It would be Chelsea’s turn to win a title in 1954/55 under former Arsenal striker Ted Drake, with a young side christened ‘Drake’s Ducklings’ in the national press.  Similarly, Matt Busby would also be building a side based around youth that earned the moniker of the ‘Busby Babes’.  Man United came to visit to Stamford Bridge in mid-October of that season, where this fixture would rain goals, as the two sides shared eleven goals.  At the time Man United would lay in fourth place, while Chelsea in contrast would be languishing in ninth.  Goals for Jackie Blanchflower, two for Tommy Taylor and a hat-trick for Dennis Viollet put Man United 6-3 ahead. Two late goals from Seamus O'Connell for Chelsea however pulled it back to 6-5, which was the final score.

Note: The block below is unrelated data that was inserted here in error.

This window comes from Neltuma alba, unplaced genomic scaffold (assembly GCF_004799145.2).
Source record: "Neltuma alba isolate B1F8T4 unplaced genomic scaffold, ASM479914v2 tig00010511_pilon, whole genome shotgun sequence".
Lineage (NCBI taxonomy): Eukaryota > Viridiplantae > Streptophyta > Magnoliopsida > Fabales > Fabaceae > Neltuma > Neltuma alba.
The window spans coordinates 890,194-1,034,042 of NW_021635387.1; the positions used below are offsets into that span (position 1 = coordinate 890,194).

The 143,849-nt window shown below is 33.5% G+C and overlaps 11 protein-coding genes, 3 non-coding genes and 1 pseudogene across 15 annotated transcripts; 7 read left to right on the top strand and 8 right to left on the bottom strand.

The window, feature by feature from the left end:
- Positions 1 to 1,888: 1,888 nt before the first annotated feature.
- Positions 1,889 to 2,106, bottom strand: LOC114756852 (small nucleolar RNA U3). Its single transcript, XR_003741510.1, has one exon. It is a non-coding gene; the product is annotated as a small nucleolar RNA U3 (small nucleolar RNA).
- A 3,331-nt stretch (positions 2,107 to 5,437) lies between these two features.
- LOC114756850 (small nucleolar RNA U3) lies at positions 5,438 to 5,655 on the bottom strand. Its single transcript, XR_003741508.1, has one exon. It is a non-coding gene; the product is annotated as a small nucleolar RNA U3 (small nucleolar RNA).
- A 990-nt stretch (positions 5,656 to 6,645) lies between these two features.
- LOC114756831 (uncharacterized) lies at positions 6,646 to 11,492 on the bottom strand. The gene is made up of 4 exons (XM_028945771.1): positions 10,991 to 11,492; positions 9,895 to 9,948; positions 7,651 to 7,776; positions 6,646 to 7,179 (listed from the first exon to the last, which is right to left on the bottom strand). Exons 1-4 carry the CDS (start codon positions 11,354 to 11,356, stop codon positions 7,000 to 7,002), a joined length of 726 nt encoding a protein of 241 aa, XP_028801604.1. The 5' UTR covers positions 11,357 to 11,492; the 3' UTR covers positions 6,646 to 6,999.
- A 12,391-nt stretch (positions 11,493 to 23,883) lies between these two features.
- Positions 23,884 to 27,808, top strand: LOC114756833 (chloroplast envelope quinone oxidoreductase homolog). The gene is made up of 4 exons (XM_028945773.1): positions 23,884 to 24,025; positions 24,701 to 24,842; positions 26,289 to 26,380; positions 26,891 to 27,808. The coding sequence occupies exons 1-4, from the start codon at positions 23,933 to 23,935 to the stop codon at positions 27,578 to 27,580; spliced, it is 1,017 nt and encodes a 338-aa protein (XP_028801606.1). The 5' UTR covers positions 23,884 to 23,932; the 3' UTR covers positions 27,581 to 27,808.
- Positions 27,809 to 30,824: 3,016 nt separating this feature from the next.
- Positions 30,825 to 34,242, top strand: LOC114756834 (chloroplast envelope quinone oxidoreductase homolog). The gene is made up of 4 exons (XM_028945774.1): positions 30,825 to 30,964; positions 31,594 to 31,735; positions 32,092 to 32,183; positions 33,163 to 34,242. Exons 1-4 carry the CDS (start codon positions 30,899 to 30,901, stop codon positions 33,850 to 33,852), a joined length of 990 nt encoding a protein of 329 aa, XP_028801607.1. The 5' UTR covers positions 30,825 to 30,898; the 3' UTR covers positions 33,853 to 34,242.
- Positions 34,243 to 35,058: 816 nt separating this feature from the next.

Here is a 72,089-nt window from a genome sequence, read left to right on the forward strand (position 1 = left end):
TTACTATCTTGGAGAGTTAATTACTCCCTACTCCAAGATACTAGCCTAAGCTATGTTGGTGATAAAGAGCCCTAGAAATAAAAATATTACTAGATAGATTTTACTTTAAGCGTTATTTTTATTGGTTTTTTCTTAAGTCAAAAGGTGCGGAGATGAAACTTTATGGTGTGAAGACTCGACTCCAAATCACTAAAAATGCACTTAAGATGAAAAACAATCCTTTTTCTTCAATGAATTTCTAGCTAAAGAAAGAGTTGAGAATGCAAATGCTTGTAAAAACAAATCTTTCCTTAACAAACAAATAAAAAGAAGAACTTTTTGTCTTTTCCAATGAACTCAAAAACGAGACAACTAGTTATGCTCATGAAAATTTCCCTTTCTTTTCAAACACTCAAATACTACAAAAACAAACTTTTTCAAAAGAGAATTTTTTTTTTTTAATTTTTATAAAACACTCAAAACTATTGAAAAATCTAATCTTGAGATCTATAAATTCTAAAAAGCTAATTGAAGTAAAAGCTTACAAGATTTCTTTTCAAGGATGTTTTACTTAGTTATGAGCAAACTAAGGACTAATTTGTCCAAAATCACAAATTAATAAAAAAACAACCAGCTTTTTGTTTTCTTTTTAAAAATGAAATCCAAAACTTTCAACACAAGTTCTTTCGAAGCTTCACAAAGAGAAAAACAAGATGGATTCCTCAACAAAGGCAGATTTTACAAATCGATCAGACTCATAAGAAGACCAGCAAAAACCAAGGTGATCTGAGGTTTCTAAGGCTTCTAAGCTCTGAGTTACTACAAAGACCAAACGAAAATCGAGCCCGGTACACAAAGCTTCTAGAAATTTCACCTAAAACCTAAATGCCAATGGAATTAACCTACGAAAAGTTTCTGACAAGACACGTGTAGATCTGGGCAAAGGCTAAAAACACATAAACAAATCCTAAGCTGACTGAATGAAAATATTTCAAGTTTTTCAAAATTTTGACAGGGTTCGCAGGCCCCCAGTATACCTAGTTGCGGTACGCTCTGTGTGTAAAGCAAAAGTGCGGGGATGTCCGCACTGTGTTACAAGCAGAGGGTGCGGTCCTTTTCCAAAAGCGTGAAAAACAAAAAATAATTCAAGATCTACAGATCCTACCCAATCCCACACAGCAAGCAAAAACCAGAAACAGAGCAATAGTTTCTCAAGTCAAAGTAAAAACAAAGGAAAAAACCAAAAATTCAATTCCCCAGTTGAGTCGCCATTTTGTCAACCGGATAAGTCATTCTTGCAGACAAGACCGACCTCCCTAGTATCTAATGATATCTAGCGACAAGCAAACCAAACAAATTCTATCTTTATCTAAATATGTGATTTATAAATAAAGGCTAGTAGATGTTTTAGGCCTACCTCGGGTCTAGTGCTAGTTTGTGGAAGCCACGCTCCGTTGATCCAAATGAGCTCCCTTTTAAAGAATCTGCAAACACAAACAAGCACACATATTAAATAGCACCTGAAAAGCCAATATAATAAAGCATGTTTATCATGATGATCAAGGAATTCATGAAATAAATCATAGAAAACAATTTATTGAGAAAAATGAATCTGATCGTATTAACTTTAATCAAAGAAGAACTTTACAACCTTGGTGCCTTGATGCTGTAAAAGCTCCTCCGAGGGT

As described by the Manchester Guardian: ‘With a roar of Hampden proportions urging them on, Chelsea strained every nerve to share the points…but somehow a rather shaky United defence held out to give their brilliant attack the reward they had so thoroughly earned’. That win put United atop of the old First Division.  Chelsea meanwhile suffered four defeats on the bounce to put them twelfth by the end of October, though the following May won the League title by a four point margin.  On the final day of the season however, Chelsea would crash to a 1-2 defeat to fifth place Man United at Old Trafford.